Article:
The demand for flexible wearable electronics has increased with the dramatic growth of smart devices that can exchange data with other devices over the internet with built-in sensors, software, and other technologies. The researchers therefore focused on exploring flexible energy storage devices, such as flexible supercapacitors (FSCs), which are lightweight and secure and integrate easily with other devices. FSCs have high power density and fast charge and discharge rates.
Printing electronics, manufacturing electronic devices and systems using conventional printing techniques, has proven to be an economical, simple and scalable strategy for FSC manufacturing. Traditional microfabrication techniques can be expensive and complex.
In Applied physics exams, by AIP Publishing, researchers at Wuhan University and Hunan University provide a review of printed FSCs in terms of their ability to formulate functional inks, design printable electrodes, and integrate functions with other electronic devices.
Printed FSCs are typically made by printing the functional inks onto traditional organic and inorganic electrode materials on flexible substrates. Due to the thin film structure, these printed devices can be bent, stretched and twisted to a certain radius without loss of electrochemical function.
In addition, the rigid current collecting components of the supercapacitor can also be replaced by the flexible printed parts. Various printing techniques such as screen printing, inkjet printing and 3D printing have been well established to manufacture printed FSCs.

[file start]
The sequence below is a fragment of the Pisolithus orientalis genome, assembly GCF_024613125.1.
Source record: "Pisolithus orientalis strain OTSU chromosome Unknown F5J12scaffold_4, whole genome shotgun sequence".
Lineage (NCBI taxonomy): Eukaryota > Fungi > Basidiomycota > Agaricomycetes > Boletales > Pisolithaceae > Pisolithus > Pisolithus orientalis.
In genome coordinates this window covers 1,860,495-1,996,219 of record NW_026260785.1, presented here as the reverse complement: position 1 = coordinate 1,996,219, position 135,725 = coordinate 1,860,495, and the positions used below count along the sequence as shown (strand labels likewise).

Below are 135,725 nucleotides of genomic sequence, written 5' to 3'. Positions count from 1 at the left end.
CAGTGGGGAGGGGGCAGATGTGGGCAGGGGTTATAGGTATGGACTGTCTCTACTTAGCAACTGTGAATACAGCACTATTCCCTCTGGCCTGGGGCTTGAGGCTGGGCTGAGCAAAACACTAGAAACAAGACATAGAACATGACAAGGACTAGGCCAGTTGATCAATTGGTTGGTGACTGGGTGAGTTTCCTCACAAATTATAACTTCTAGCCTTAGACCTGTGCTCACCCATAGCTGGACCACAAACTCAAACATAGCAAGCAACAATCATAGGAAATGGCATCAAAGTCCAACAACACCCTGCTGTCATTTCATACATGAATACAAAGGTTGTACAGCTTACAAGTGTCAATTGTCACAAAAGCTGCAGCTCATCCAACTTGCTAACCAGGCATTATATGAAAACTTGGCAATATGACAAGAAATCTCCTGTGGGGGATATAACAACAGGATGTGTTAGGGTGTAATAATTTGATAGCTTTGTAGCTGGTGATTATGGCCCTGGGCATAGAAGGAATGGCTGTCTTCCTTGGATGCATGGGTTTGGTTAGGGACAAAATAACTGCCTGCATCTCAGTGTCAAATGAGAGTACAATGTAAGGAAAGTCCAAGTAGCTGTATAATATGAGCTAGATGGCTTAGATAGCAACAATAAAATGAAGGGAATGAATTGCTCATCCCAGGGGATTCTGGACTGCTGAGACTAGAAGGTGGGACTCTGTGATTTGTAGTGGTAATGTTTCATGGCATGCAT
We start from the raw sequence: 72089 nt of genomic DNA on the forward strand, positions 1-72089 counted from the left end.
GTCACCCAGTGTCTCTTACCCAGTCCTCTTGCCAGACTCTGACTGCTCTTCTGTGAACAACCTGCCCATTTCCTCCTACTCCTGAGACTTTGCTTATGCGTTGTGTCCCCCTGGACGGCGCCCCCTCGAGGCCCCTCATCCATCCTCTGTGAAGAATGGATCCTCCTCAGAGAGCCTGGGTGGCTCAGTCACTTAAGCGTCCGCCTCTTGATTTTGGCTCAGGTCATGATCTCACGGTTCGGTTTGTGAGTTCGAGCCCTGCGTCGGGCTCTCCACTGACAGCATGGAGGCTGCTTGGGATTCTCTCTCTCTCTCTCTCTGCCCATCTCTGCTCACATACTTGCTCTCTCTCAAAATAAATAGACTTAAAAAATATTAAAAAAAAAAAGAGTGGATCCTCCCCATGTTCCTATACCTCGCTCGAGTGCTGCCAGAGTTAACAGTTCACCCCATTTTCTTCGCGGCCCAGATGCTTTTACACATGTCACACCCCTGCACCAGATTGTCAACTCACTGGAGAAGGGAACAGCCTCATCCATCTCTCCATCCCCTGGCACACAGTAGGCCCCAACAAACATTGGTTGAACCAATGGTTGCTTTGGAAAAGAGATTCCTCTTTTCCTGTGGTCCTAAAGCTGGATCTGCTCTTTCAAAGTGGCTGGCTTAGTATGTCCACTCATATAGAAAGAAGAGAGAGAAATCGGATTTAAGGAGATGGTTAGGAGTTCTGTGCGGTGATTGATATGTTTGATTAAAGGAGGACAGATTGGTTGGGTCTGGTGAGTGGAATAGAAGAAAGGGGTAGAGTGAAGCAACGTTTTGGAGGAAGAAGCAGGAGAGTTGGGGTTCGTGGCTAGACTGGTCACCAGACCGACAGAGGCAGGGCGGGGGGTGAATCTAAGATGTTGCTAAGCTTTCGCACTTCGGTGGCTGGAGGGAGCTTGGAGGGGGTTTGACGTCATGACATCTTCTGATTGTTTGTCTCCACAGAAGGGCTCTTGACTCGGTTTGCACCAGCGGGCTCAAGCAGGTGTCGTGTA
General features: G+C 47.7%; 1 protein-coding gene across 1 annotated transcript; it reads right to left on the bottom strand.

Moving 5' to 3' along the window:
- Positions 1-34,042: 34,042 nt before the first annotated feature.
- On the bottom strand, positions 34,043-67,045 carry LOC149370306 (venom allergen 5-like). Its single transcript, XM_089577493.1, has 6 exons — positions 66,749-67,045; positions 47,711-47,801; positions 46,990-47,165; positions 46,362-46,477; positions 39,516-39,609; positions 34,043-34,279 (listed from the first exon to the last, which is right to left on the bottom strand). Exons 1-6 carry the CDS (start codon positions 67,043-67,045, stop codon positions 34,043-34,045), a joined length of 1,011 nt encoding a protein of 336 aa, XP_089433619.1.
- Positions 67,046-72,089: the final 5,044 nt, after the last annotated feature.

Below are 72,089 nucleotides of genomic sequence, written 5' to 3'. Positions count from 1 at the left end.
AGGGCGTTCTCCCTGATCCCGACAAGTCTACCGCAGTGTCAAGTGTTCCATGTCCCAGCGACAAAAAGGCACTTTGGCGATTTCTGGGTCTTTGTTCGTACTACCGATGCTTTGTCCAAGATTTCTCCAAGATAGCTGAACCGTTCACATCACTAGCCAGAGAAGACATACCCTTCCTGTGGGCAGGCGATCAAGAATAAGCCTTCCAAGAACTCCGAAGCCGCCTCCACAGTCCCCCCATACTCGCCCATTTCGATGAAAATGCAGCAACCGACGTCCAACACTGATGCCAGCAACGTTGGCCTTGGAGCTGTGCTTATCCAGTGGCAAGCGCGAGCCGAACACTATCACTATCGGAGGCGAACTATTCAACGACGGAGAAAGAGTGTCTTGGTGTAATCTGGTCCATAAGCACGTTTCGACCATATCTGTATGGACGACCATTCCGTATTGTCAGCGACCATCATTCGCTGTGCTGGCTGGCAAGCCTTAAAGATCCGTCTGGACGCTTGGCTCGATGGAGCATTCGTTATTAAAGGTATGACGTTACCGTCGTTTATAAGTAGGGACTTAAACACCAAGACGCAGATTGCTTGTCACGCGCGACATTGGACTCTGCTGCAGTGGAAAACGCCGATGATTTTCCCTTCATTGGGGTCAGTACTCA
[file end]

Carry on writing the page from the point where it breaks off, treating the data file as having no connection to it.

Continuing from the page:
“The development of high performance miniaturized, flexible and planar electrochemical energy storage devices is an urgent requirement to promote the rapid development of portable electronic devices in daily life,” said author Wu Wei. “We can imagine that in the future we can use any printer in our life and print a super capacitor to charge a cell phone or smart bracelet at any time.”
Researchers have found that for printable ink formulations, two principles must be followed. First, when selecting ink components, it is essential to include fewer ineffective additives, better conductive binders, and excellent dispersion electrode materials. Second, the ink must have a suitable viscosity and good rheological property to obtain excellent prints.
Printable functional materials, such as graphene and pseudocapacitive materials, are good building blocks for printed supercapacitors.
Since printed electronics offer the advantage of flexibility and low cost, it can be used to manufacture solar cells, flexible OLED displays, transistors, RFID tags and other integrated smart devices. This opens up the possibility for many other applications including smart textiles, smart packaging and smart labels.
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Material provided by American Institute of Physics. Note: Content can be changed for style and length.